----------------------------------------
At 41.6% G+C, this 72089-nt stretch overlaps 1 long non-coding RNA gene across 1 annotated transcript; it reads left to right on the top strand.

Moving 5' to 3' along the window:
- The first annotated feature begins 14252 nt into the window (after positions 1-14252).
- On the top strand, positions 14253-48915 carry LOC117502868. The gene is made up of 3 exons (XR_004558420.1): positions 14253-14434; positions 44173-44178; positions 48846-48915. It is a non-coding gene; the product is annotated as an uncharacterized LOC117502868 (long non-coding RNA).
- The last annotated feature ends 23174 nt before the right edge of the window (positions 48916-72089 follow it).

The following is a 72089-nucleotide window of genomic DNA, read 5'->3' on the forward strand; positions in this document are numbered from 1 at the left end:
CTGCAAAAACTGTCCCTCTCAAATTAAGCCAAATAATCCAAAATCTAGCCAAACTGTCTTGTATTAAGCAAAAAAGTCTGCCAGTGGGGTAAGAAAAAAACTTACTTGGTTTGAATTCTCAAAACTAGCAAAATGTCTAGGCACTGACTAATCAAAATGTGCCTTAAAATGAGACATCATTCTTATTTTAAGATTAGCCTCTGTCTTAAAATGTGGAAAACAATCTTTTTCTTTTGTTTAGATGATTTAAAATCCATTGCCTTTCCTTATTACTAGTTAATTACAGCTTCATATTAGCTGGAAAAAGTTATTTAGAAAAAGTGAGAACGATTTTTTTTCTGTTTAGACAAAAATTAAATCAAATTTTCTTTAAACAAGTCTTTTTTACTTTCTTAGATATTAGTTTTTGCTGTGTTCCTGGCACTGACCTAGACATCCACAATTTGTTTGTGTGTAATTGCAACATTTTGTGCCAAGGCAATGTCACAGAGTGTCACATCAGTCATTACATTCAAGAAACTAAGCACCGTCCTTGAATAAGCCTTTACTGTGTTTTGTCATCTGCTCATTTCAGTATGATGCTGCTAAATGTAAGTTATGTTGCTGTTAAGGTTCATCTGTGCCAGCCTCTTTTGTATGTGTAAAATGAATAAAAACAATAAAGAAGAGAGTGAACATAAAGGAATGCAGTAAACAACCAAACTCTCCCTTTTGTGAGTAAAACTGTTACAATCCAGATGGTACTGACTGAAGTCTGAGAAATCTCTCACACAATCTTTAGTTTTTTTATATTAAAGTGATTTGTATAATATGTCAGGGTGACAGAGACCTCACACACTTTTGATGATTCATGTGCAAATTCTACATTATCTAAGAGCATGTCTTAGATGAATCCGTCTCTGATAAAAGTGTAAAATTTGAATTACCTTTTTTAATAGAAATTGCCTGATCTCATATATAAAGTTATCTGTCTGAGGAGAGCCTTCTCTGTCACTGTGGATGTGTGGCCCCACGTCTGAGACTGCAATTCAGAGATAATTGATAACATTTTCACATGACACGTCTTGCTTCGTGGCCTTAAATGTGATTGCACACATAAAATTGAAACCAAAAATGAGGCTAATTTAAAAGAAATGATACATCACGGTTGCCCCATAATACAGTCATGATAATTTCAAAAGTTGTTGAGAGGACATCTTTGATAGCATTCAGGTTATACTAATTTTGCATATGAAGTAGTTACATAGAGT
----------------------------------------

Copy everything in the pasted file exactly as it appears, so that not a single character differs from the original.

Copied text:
At 41.6% G+C, this 72089-nt stretch overlaps 1 long non-coding RNA gene across 1 annotated transcript; it reads left to right on the top strand.

Moving 5' to 3' along the window:
- The first annotated feature begins 14252 nt into the window (after positions 1-14252).
- On the top strand, positions 14253-48915 carry LOC117502868. The gene is made up of 3 exons (XR_004558420.1): positions 14253-14434; positions 44173-44178; positions 48846-48915. It is a non-coding gene; the product is annotated as an uncharacterized LOC117502868 (long non-coding RNA).
- The last annotated feature ends 23174 nt before the right edge of the window (positions 48916-72089 follow it).

The following is a 72089-nucleotide window of genomic DNA, read 5'->3' on the forward strand; positions in this document are numbered from 1 at the left end:
CTGCAAAAACTGTCCCTCTCAAATTAAGCCAAATAATCCAAAATCTAGCCAAACTGTCTTGTATTAAGCAAAAAAGTCTGCCAGTGGGGTAAGAAAAAAACTTACTTGGTTTGAATTCTCAAAACTAGCAAAATGTCTAGGCACTGACTAATCAAAATGTGCCTTAAAATGAGACATCATTCTTATTTTAAGATTAGCCTCTGTCTTAAAATGTGGAAAACAATCTTTTTCTTTTGTTTAGATGATTTAAAATCCATTGCCTTTCCTTATTACTAGTTAATTACAGCTTCATATTAGCTGGAAAAAGTTATTTAGAAAAAGTGAGAACGATTTTTTTTCTGTTTAGACAAAAATTAAATCAAATTTTCTTTAAACAAGTCTTTTTTACTTTCTTAGATATTAGTTTTTGCTGTGTTCCTGGCACTGACCTAGACATCCACAATTTGTTTGTGTGTAATTGCAACATTTTGTGCCAAGGCAATGTCACAGAGTGTCACATCAGTCATTACATTCAAGAAACTAAGCACCGTCCTTGAATAAGCCTTTACTGTGTTTTGTCATCTGCTCATTTCAGTATGATGCTGCTAAATGTAAGTTATGTTGCTGTTAAGGTTCATCTGTGCCAGCCTCTTTTGTATGTGTAAAATGAATAAAAACAATAAAGAAGAGAGTGAACATAAAGGAATGCAGTAAACAACCAAACTCTCCCTTTTGTGAGTAAAACTGTTACAATCCAGATGGTACTGACTGAAGTCTGAGAAATCTCTCACACAATCTTTAGTTTTTTTATATTAAAGTGATTTGTATAATATGTCAGGGTGACAGAGACCTCACACACTTTTGATGATTCATGTGCAAATTCTACATTATCTAAGAGCATGTCTTAGATGAATCCGTCTCTGATAAAAGTGTAAAATTTGAATTACCTTTTTTAATAGAAATTGCCTGATCTCATATATAAAGTTATCTGTCTGAGGAGAGCCTTCTCTGTCACTGTGGATGTGTGGCCCCACGTCTGAGACTGCAATTCAGAGATAATTGATAACATTTTCACATGACACGTCTTGCTTCGTGGCCTTAAATGTGATTGCACACATAAAATTGAAACCAAAAATGAGGCTAATTTAAAAGAAATGATACATCACGGTTGCCCCATAATACAGTCATGATAATTTCAAAAGTTGTTGAGAGGACATCTTTGATAGCATTCAGGTTATACTAATTTTGCATATGAAGTAGTTACATAGAGT